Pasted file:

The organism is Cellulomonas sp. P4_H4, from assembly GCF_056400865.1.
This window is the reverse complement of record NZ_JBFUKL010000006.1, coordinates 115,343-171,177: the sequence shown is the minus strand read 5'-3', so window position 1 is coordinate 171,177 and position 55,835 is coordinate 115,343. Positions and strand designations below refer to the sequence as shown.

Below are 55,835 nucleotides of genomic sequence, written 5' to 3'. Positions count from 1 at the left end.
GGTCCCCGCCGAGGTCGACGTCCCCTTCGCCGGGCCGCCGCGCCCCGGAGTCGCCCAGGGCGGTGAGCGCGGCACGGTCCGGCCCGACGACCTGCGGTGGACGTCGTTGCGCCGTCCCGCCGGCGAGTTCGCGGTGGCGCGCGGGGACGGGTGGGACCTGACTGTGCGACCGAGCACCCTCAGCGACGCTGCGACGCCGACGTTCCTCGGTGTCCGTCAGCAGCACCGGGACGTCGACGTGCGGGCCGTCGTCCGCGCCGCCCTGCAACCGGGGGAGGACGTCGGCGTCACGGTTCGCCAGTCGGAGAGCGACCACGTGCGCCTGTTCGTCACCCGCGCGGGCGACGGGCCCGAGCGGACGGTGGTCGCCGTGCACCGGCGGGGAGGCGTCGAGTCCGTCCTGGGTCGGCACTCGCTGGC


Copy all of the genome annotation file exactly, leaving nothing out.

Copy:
The organism is Cellulomonas sp. P4_H4, from assembly GCF_056400865.1.
This window is the reverse complement of record NZ_JBFUKL010000006.1, coordinates 115,343-171,177: the sequence shown is the minus strand read 5'-3', so window position 1 is coordinate 171,177 and position 55,835 is coordinate 115,343. Positions and strand designations below refer to the sequence as shown.

Below are 55,835 nucleotides of genomic sequence, written 5' to 3'. Positions count from 1 at the left end.
GGTCCCCGCCGAGGTCGACGTCCCCTTCGCCGGGCCGCCGCGCCCCGGAGTCGCCCAGGGCGGTGAGCGCGGCACGGTCCGGCCCGACGACCTGCGGTGGACGTCGTTGCGCCGTCCCGCCGGCGAGTTCGCGGTGGCGCGCGGGGACGGGTGGGACCTGACTGTGCGACCGAGCACCCTCAGCGACGCTGCGACGCCGACGTTCCTCGGTGTCCGTCAGCAGCACCGGGACGTCGACGTGCGGGCCGTCGTCCGCGCCGCCCTGCAACCGGGGGAGGACGTCGGCGTCACGGTTCGCCAGTCGGAGAGCGACCACGTGCGCCTGTTCGTCACCCGCGCGGGCGACGGGCCCGAGCGGACGGTGGTCGCCGTGCACCGGCGGGGAGGCGTCGAGTCCGTCCTGGGTCGGCACTCGCTGGC